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sm180112-O-QS269-1196.jpgGov. Scott Walker administers the oath of office to Maj. Gen. Mark Anderson, Wisconsin’s deputy adjutant general for Army, during a formal promotion ceremony Jan. 12 in the Senate Chamber at the state capitol building. Anderson is responsible to the adjutant general for all aspects of mission performance and readiness in response to federal or domestic requirement pertaining to the Wisconsin Army National Guard. A 35-year veteran of the Wisconsin Army National Guard, Anderson is also the deputy commanding general, Army National Guard, for the U.S. Army Training and Doctrine Command, where he advises the commanding general on National Guard mission, skill sets and capabilities. This assignment resulted in Anderson’s promotion. Wisconsin Department of Military Affairs photo by Vaughn R. Larson

MADISON, Wis. — Gov. Scott Walker expanded the Wisconsin National Guard’s constellation a bit Jan. 12 when he promoted Brig. Gen. Mark Anderson to the rank of major general — a two-star rank — during a formal ceremony in the Senate chamber at the state capitol building.

Noting that Anderson, Wisconsin’s deputy adjutant general for Army, and Maj. Gen. Don Dunbar, Wisconsin’s adjutant general, like to join the governor’s annual motorcycle ride across Wisconsin, Walker joked that “now I can say I ride with four stars.”

Dunbar said reaching the rank of major general is “exceptional,” adding that it is the highest rank in the National Guard — the three-star generals who serve as directors of the Army and Air National Guard, and the four-star general who serves as the National Guard Bureau director, are congressional exceptions.

For Maj. Gen. Anderson, his promotion to two-star is the result of being selected to serve as the deputy commanding general for the U.S. Army Training and Doctrine Command (TRADOC). In that role, he is the principal Army National Guard advisor to the TRADOC commanding general, ensuring that the National Guard mission, skill sets and capabilities are considered and integrated into the Total Army and Joint transformation.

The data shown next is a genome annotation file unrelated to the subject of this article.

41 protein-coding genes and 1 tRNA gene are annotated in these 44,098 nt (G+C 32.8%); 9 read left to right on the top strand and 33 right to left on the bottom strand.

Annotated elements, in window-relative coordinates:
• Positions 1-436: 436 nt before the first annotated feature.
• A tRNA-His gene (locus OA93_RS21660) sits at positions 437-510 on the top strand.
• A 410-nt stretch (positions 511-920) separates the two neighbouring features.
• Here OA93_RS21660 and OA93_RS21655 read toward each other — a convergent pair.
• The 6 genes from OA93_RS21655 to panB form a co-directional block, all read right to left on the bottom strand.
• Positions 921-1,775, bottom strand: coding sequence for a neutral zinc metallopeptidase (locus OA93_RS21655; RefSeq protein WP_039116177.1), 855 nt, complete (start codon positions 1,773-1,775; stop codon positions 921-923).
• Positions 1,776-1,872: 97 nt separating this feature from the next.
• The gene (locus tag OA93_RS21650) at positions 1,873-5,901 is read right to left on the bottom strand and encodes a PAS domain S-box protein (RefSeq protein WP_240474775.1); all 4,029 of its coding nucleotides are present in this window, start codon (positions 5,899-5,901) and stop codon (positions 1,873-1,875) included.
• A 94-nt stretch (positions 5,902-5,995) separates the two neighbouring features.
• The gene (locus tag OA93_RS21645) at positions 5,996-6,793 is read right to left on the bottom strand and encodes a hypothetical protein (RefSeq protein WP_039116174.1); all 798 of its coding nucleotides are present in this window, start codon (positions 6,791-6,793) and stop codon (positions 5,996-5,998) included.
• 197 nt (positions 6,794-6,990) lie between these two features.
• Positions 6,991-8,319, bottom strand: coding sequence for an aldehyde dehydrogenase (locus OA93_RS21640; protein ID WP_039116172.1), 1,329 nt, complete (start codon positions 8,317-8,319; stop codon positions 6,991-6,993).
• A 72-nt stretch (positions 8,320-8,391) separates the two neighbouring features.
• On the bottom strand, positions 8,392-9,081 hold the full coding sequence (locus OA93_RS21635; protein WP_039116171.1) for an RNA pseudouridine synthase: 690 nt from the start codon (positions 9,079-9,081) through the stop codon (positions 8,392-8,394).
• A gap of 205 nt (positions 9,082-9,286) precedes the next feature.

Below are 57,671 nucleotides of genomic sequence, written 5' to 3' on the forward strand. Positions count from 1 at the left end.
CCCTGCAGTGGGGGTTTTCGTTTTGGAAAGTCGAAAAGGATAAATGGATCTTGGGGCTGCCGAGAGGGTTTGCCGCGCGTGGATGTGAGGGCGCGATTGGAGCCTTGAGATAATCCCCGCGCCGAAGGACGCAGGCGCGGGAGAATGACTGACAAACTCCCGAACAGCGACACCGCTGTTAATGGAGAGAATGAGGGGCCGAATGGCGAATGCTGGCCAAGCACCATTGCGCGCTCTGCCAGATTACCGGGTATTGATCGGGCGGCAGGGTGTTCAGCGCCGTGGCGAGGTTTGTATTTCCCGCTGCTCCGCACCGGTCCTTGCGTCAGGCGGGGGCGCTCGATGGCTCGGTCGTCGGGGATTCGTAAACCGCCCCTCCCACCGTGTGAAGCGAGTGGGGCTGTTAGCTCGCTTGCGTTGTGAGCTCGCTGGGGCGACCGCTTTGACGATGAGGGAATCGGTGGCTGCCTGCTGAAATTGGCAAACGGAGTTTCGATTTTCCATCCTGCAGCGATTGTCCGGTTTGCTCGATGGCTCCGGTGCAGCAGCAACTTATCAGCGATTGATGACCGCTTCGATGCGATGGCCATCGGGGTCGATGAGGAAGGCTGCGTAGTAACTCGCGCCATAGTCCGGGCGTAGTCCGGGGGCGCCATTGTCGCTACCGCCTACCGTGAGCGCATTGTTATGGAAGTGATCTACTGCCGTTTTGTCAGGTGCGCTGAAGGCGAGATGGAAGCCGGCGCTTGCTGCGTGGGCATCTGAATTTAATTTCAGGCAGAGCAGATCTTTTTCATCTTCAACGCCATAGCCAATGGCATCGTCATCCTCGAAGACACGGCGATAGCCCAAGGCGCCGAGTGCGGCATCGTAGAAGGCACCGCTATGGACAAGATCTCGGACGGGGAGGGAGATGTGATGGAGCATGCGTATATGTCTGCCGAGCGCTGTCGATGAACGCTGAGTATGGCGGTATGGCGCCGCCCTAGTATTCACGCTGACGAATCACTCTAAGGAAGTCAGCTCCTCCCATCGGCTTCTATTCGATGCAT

“I can’t think of a better man for this position,” Dunbar said. “These positions are rare.”

Lt. Gen. Timothy Kadavy, director of the Army National Guard, and Gen. Joseph Lengyel, chief of the National Guard Bureau, chose Anderson for the TRADOC position.

sm180112-O-QS269-1126.jpgMaj. Gen. Mark Anderson’s daughter Elizabeth and wife Barb pin his shoulder-boards to his uniform during a Jan. 12 promotion ceremony in the Senate Chamber at the state capitol building. Anderson is responsible to the adjutant general for all aspects of mission performance and readiness in response to federal or domestic requirement pertaining to the Wisconsin Army National Guard. A 35-year veteran of the Wisconsin Army National Guard, Anderson is also the deputy commanding general, Army National Guard, for the U.S. Army Training and Doctrine Command, where he advises the commanding general on National Guard mission, skill sets and capabilities. This assignment resulted in Anderson’s promotion. Wisconsin Department of Military Affairs photo by Vaughn R. Larson
Anderson — who has been Wisconsin’s deputy adjutant general for Army for the past decade — explained after the ceremony that he was among the eligible brigadier generals included in the National Guard Bureau’s general officer bench selection process used to select candidates for general officer positions intended for, or open to, Army National Guard general officers.